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[G.R. No. 120864. October 8, 2003] MANUEL T. DE GUIA, petitioner, vs.

COURT OF APPEALS (Former Sixth Division) and JOSE B. ABEJO, represented by his Attorney-in-Fact, Hermenegilda Abejo-Rivera, respondents. Property>Co-ownership Facts (Long version): Case is a petition for certiorari on the decision of the trial court ordering DE GUIA to turn over to private respondent ABEJO possession of undivided portion of a fishpond and to pay actual damages and attorneys fees

On May 12, 1986, ABEJO instituted an action for recovery of possession with damages against DE GUIA.
ABEJO alleged that he is the owner of the undivided portion of a property used as a fishpond in Meycauayan, Bulacan, claiming ownership over 39,611 sq. m out of the total area of 79,220 sq. m.

ABEJO further averred that DE GUIA continues to possess and use the fishpond without any contract and
without paying rent to ABEJOs damage and prejudice. ABEJO also complained that DE GUIA refuses to surrender ownership and possession of the FISHPOND despite repeated demands to do so after DE GUIAs sublease contract over the FISHPOND had expired.

ABEJO asked the trial court to order DE GUIA to vacate an approximate area of 39,611 square meters as
well as pay damages DE GUIA, a lawyer by profession, appeared on his own behalf. He filed his Answer on 12 January 1990 after the Court of Appeals resolved several issues concerning the validity of the service of summons on him. In his Answer, DE GUIA alleged that the complaint does not state a cause of action and has prescribed. He claimed that the FISHPOND was originally owned by Maxima Termulo who died intestate with Primitiva Lejano as her only heir. According to him, ABEJO is not the owner of the entire FISHPOND but the heirs of Primitiva Lejano who authorized him to possess the entire FISHPOND. He assailed ABEJOs ownership of the undivided portion of the FISHPOND as void and claimed ownership over an undivided half portion of the FISHPOND for himself. DE GUIA sought payment of damages and reimbursement for the improvements he introduced as a builder in good faith.

The trial court set the pre-trial and required the parties to file their pre-trial briefs. ABEJO filed his pre-trial
brief on 05 April 1990. DE GUIA filed his pre-trial brief[6] on 31 July 1990. DE GUIAs pre-trial brief raised as the only issue in the case the amount of damages in the form of rent that DE GUIA should pay ABEJO. DE GUIA also submitted an Offer to Compromise, offering to settle ABEJOs claim for P300,000 and to lease the entire FISHPOND to any party of ABEJOs choice. The trial court rendered a decision in favor of ABEJO, ordering DE GUIA to turn over possession of of the undivided portion of the fishpond, as well as payment of actual damages and attorneys fees DE GUIA went to the Court of Appeals ascribing to the trial court an error in ordering him to vacate and surrender possession of the fishpond The factual findings of the trial court, adopted in toto by the CA, as follows:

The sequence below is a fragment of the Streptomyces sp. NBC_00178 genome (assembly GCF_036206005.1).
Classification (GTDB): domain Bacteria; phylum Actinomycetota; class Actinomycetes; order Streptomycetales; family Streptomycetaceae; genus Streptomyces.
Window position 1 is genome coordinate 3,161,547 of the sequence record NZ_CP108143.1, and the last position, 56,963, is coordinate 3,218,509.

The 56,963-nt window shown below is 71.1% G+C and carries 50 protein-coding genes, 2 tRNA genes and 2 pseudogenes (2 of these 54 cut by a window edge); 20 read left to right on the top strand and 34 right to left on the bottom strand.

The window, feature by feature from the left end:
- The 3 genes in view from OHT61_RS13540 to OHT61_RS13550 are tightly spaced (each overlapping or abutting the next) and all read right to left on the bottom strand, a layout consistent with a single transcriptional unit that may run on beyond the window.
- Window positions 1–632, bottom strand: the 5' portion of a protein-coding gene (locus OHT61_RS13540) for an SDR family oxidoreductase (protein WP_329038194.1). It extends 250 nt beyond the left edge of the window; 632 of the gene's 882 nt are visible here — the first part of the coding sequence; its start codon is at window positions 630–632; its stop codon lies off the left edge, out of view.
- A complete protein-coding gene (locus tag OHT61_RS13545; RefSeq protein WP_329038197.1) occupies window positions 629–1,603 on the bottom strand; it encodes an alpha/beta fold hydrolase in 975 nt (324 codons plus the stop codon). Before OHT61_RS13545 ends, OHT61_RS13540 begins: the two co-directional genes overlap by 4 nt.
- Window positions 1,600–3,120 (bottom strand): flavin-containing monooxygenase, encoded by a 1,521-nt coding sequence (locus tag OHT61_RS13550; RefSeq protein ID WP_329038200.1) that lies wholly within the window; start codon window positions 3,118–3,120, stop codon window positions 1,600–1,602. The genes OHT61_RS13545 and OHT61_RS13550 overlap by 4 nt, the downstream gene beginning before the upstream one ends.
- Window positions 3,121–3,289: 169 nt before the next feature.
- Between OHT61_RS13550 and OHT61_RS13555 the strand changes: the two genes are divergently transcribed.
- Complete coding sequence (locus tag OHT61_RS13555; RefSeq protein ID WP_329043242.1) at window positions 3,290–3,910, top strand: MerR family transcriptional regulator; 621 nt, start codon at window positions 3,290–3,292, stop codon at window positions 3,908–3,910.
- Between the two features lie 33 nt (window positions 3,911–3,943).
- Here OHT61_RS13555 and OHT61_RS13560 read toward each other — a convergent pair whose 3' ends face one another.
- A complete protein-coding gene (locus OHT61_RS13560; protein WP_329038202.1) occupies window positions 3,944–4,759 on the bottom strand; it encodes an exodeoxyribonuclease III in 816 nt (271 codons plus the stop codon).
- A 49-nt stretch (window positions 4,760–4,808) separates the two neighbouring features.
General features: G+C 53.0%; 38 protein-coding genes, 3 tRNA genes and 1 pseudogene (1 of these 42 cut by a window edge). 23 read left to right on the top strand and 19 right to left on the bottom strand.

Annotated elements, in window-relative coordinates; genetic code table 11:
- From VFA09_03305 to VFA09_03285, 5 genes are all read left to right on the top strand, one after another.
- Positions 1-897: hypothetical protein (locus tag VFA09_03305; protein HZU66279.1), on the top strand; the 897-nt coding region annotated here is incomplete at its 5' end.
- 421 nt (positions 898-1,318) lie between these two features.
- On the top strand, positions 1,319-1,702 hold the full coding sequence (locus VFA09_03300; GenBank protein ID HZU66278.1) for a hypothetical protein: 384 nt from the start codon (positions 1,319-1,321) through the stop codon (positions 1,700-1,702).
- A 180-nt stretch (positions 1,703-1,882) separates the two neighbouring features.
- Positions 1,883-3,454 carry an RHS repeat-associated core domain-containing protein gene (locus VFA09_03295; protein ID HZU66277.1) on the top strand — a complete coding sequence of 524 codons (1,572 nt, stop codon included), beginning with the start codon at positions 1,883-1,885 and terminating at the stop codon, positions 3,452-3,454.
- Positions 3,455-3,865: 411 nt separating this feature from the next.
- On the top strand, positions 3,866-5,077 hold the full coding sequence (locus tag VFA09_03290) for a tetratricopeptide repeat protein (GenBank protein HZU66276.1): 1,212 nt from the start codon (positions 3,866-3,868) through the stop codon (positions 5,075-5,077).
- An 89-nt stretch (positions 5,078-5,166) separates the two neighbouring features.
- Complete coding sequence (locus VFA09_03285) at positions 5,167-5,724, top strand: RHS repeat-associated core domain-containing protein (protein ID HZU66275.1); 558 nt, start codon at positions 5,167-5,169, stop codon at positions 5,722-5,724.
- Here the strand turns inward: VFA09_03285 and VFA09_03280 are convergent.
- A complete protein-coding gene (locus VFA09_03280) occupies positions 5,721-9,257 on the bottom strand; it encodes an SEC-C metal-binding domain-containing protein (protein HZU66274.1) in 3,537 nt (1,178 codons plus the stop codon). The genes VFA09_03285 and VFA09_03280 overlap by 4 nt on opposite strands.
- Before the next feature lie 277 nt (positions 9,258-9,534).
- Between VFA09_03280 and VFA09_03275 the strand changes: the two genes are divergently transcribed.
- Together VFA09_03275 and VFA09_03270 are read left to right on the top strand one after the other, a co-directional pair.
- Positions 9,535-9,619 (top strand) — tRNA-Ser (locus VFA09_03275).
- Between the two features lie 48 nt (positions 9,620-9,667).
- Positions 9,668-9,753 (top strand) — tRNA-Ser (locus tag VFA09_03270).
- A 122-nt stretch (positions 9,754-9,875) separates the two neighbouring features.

1. The subject of the dispute are two undivided parcels of land used as a fishpond situated in Barrio Ubihan, Meycauayan, Bulacan, originally co-owned by Primitiva Lejano and Lorenza Araniego married to Juan Abejo.

o o 2. The FISHPOND is registered under the names of Primitiva Lejano and Lorenza Araniego under TCT No. 6358 of the Bulacan Register of Deeds as follows:

o o PRIMITIVA LEJANO, Filipina, of legal age, single - share; and LORENZA ARANIEGO, Filipina, of legal age, married to Juan Abejo, share, ---

o o 3. The FISHPOND has a total land area of approximately 79,220 square meters. ABEJO is seeking to recover possession of the undivided portion of the FISHPOND containing 39,611 square meters.

o o 4. DE GUIA (along with a certain Aniano Victa) acquired possession of the entire FISHPOND by virtue of a document captioned Salin ng Pamumusisyong ng Palaisdaan (Lease Contract) executed between him and the heirs of Primitiva Lejano. The Lease Contract was effective from 30 July 1974 up to 30 November 1979 for a consideration of P100,000.

o o 5. The Lease Contract was executed with the knowledge and consent of Teofilo Abejo, sole heir of Lorenza Araniego Abejo. Teofilo Abejo acquired Lorenza Araniego Abejos undivided share in the FISHPOND by intestate succession.

o o 6. Teofilo Abejo (now deceased) sold his undivided share in the FISHPOND to his son, ABEJO, on 22 November 1983.

o o 7. DE GUIA continues to possess the entire FISHPOND and to derive income from the property despite the expiration of the Lease Contract and several demands to vacate made by Teofilo Abejo and by his successor-in-interest, ABEJO. The last demand letter was dated 27 November 1983.

o o 8. ABEJO filed his complaint for recovery of possession with damages against DE GUIA on 12 May 1986.

o o 9. DE GUIAs claim of ownership over the other undivided portion of the FISHPOND has not been finally adjudicated for or against him.

The CA affirmed the trial courts decision, debunking DE GUIAs claim that partition and not recovery of
possession was the proper remedy under the circumstances. The Court of Appeals pointed out that DE